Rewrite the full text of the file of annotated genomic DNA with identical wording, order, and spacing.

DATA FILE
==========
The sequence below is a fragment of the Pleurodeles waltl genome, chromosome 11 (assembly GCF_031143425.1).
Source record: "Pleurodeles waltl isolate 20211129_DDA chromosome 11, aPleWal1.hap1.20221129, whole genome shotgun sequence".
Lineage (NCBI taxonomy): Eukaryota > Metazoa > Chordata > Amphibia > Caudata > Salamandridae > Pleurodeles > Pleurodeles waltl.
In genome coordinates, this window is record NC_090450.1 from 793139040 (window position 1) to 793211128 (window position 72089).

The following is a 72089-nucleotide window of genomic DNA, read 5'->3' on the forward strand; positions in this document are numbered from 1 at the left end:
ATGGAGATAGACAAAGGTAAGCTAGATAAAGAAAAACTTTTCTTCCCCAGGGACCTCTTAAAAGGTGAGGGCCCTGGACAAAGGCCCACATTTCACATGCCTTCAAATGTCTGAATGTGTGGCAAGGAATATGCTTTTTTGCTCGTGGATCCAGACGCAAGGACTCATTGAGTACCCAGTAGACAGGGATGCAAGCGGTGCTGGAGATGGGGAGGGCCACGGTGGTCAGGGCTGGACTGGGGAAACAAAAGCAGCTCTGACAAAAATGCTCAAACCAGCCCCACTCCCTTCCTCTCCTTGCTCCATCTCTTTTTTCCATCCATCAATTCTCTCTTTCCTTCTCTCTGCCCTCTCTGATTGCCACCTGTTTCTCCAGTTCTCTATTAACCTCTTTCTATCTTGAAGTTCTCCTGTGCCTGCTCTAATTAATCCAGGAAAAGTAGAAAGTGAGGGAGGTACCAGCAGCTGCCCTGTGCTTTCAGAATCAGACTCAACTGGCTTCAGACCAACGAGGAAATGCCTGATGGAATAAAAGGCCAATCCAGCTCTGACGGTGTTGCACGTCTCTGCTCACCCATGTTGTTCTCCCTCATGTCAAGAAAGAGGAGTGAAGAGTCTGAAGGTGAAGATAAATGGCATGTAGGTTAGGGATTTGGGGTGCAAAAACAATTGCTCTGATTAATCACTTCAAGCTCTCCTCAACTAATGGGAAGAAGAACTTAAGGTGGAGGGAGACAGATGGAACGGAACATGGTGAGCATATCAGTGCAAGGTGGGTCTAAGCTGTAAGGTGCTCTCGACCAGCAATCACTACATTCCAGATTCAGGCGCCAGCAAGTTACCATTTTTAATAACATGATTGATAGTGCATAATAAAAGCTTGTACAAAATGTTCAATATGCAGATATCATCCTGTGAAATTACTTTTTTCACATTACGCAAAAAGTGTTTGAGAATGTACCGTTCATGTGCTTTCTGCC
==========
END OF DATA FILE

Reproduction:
The sequence below is a fragment of the Pleurodeles waltl genome, chromosome 11 (assembly GCF_031143425.1).
Source record: "Pleurodeles waltl isolate 20211129_DDA chromosome 11, aPleWal1.hap1.20221129, whole genome shotgun sequence".
Lineage (NCBI taxonomy): Eukaryota > Metazoa > Chordata > Amphibia > Caudata > Salamandridae > Pleurodeles > Pleurodeles waltl.
In genome coordinates, this window is record NC_090450.1 from 793139040 (window position 1) to 793211128 (window position 72089).

The following is a 72089-nucleotide window of genomic DNA, read 5'->3' on the forward strand; positions in this document are numbered from 1 at the left end:
ATGGAGATAGACAAAGGTAAGCTAGATAAAGAAAAACTTTTCTTCCCCAGGGACCTCTTAAAAGGTGAGGGCCCTGGACAAAGGCCCACATTTCACATGCCTTCAAATGTCTGAATGTGTGGCAAGGAATATGCTTTTTTGCTCGTGGATCCAGACGCAAGGACTCATTGAGTACCCAGTAGACAGGGATGCAAGCGGTGCTGGAGATGGGGAGGGCCACGGTGGTCAGGGCTGGACTGGGGAAACAAAAGCAGCTCTGACAAAAATGCTCAAACCAGCCCCACTCCCTTCCTCTCCTTGCTCCATCTCTTTTTTCCATCCATCAATTCTCTCTTTCCTTCTCTCTGCCCTCTCTGATTGCCACCTGTTTCTCCAGTTCTCTATTAACCTCTTTCTATCTTGAAGTTCTCCTGTGCCTGCTCTAATTAATCCAGGAAAAGTAGAAAGTGAGGGAGGTACCAGCAGCTGCCCTGTGCTTTCAGAATCAGACTCAACTGGCTTCAGACCAACGAGGAAATGCCTGATGGAATAAAAGGCCAATCCAGCTCTGACGGTGTTGCACGTCTCTGCTCACCCATGTTGTTCTCCCTCATGTCAAGAAAGAGGAGTGAAGAGTCTGAAGGTGAAGATAAATGGCATGTAGGTTAGGGATTTGGGGTGCAAAAACAATTGCTCTGATTAATCACTTCAAGCTCTCCTCAACTAATGGGAAGAAGAACTTAAGGTGGAGGGAGACAGATGGAACGGAACATGGTGAGCATATCAGTGCAAGGTGGGTCTAAGCTGTAAGGTGCTCTCGACCAGCAATCACTACATTCCAGATTCAGGCGCCAGCAAGTTACCATTTTTAATAACATGATTGATAGTGCATAATAAAAGCTTGTACAAAATGTTCAATATGCAGATATCATCCTGTGAAATTACTTTTTTCACATTACGCAAAAAGTGTTTGAGAATGTACCGTTCATGTGCTTTCTGCC